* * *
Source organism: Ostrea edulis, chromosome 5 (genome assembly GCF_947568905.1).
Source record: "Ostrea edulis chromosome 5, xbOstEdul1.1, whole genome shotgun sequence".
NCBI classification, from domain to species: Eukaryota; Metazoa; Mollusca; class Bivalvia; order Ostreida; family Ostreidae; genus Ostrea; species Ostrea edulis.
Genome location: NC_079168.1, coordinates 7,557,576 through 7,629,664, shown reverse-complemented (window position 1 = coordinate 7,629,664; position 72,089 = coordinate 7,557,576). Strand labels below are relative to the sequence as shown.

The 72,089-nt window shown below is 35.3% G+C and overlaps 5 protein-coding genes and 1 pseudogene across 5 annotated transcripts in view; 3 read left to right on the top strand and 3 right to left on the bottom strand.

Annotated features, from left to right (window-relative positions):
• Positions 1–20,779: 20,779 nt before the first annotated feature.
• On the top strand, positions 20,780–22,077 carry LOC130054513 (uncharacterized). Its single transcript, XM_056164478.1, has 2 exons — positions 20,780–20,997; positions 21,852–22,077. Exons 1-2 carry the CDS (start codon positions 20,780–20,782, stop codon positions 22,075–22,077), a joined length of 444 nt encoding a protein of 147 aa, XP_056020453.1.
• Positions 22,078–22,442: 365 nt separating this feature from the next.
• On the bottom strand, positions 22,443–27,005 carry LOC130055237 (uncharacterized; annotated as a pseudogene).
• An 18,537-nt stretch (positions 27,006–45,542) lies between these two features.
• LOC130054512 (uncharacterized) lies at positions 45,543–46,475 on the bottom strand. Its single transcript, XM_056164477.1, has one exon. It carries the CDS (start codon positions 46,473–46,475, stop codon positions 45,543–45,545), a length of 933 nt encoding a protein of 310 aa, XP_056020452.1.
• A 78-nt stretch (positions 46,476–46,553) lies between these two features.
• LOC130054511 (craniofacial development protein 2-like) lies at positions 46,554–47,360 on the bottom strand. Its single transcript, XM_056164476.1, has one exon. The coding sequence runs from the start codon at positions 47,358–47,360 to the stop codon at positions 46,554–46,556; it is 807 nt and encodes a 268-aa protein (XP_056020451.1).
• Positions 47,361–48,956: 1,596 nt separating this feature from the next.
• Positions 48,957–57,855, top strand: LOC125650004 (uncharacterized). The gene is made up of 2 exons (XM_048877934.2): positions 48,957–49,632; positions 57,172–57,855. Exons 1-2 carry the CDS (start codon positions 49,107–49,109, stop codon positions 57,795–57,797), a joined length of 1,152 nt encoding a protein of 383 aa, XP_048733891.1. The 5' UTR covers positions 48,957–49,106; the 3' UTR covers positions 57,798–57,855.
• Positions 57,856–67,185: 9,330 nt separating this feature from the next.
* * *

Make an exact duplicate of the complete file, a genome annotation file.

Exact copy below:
Source organism: Ostrea edulis, chromosome 5 (genome assembly GCF_947568905.1).
Source record: "Ostrea edulis chromosome 5, xbOstEdul1.1, whole genome shotgun sequence".
NCBI classification, from domain to species: Eukaryota; Metazoa; Mollusca; class Bivalvia; order Ostreida; family Ostreidae; genus Ostrea; species Ostrea edulis.
Genome location: NC_079168.1, coordinates 7,557,576 through 7,629,664, shown reverse-complemented (window position 1 = coordinate 7,629,664; position 72,089 = coordinate 7,557,576). Strand labels below are relative to the sequence as shown.

The 72,089-nt window shown below is 35.3% G+C and overlaps 5 protein-coding genes and 1 pseudogene across 5 annotated transcripts in view; 3 read left to right on the top strand and 3 right to left on the bottom strand.

Annotated features, from left to right (window-relative positions):
• Positions 1–20,779: 20,779 nt before the first annotated feature.
• On the top strand, positions 20,780–22,077 carry LOC130054513 (uncharacterized). Its single transcript, XM_056164478.1, has 2 exons — positions 20,780–20,997; positions 21,852–22,077. Exons 1-2 carry the CDS (start codon positions 20,780–20,782, stop codon positions 22,075–22,077), a joined length of 444 nt encoding a protein of 147 aa, XP_056020453.1.
• Positions 22,078–22,442: 365 nt separating this feature from the next.
• On the bottom strand, positions 22,443–27,005 carry LOC130055237 (uncharacterized; annotated as a pseudogene).
• An 18,537-nt stretch (positions 27,006–45,542) lies between these two features.
• LOC130054512 (uncharacterized) lies at positions 45,543–46,475 on the bottom strand. Its single transcript, XM_056164477.1, has one exon. It carries the CDS (start codon positions 46,473–46,475, stop codon positions 45,543–45,545), a length of 933 nt encoding a protein of 310 aa, XP_056020452.1.
• A 78-nt stretch (positions 46,476–46,553) lies between these two features.
• LOC130054511 (craniofacial development protein 2-like) lies at positions 46,554–47,360 on the bottom strand. Its single transcript, XM_056164476.1, has one exon. The coding sequence runs from the start codon at positions 47,358–47,360 to the stop codon at positions 46,554–46,556; it is 807 nt and encodes a 268-aa protein (XP_056020451.1).
• Positions 47,361–48,956: 1,596 nt separating this feature from the next.
• Positions 48,957–57,855, top strand: LOC125650004 (uncharacterized). The gene is made up of 2 exons (XM_048877934.2): positions 48,957–49,632; positions 57,172–57,855. Exons 1-2 carry the CDS (start codon positions 49,107–49,109, stop codon positions 57,795–57,797), a joined length of 1,152 nt encoding a protein of 383 aa, XP_048733891.1. The 5' UTR covers positions 48,957–49,106; the 3' UTR covers positions 57,798–57,855.
• Positions 57,856–67,185: 9,330 nt separating this feature from the next.